Charles Ble Goude was born on 1 January 1972 in Niagbrahio/Guiberoua (Gagnoa) in the western center from the Ivory Coast. He belonged to the Student and school confederation of Ivory Coast (FESCI) in 1990 before obtaining his baccalaureate one year later. He occupied various stations within this organization before succeeding Guillaume Soro in 1998 at the position of secretary general.
Between 1994 and 1999-, he was imprisoned eight times for the students’ trade-union fights.
In 2001, he created the Panafrican Congress of the young patriots (COJEP) which declared a fight against imperialism and neo colonialism.
Graduate of a prominent English license and of a master in management and prevention of the conflicts, he returned to his country after having suspended his studies at the beginning of the political crisis of September 2002. He gave his support for Laurent Gbagbo and founded the Alliance of the young patriots for the national start. Following the discussed presidential election of November 2010, Charles Blé Goudé is named Minister for youth, professional training and employment.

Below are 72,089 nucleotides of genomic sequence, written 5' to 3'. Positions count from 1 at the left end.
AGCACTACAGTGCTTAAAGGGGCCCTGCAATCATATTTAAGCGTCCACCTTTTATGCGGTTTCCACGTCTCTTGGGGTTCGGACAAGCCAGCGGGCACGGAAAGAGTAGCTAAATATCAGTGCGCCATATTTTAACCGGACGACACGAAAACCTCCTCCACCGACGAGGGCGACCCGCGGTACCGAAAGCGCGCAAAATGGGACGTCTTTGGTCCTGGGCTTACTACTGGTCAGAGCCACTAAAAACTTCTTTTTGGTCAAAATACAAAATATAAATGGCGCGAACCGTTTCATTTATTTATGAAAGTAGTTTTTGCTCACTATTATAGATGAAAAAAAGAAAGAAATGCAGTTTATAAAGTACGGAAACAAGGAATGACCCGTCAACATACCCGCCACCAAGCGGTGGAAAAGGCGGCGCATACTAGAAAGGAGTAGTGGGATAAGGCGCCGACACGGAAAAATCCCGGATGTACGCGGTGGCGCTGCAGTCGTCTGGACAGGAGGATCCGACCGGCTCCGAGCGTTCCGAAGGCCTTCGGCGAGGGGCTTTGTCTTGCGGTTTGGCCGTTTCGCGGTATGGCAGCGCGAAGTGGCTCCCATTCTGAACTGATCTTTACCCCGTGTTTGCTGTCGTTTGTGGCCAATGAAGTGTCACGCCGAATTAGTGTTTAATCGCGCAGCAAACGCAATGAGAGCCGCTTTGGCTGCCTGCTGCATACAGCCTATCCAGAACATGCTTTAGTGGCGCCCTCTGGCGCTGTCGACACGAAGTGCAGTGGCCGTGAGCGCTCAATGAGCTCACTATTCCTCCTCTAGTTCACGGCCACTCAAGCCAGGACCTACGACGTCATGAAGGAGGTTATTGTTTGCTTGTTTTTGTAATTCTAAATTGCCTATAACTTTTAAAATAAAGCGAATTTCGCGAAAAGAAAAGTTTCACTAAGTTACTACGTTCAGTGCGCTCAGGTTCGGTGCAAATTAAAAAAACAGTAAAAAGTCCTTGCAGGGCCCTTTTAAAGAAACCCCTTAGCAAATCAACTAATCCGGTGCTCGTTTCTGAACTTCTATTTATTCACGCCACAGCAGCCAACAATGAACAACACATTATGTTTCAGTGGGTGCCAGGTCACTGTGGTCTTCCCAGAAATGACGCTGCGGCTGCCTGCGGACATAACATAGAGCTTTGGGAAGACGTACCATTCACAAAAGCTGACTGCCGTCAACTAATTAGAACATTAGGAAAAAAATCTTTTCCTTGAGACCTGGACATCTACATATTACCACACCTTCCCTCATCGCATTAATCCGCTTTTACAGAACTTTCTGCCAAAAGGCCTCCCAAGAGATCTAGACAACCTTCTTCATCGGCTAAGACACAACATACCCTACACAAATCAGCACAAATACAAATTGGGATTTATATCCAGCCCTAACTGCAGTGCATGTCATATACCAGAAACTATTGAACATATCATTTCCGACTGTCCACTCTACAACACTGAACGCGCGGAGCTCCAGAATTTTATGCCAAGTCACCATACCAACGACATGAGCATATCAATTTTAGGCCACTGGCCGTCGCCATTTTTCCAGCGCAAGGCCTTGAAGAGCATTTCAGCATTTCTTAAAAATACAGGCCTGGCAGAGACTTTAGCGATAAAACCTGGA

Ble Goude has made repeated public statements recommending violence against the installations and the personnel of the United Nations, and against the foreigners; directed and taken part in acts of violence made by militia of street, including ways in fact, rapes and extrajudicial executions, intimidation of the personnel of UNO, international Working Group (GTI), political opposition and independent press, sabotage of the international radio stations; obstacle with the action of the GTI, the Operation of the United Nations in Ivory Coast (ONUCI) and of the French forces and with the peace process as defined by the resolution 1633 (2005).
Since April 11, 2011, Ble Goude remained untraceable since the attack of the armed forces of Alassane Ouattara against the Presidential palace of Abidjan held by Laurent Gbagbo and his partisans, whereas U.N. Secretary General Ban Ki-moon issued a statement notifying the incumbent president and his followers, including Blé Goudé, of possible prosecution for war crimes.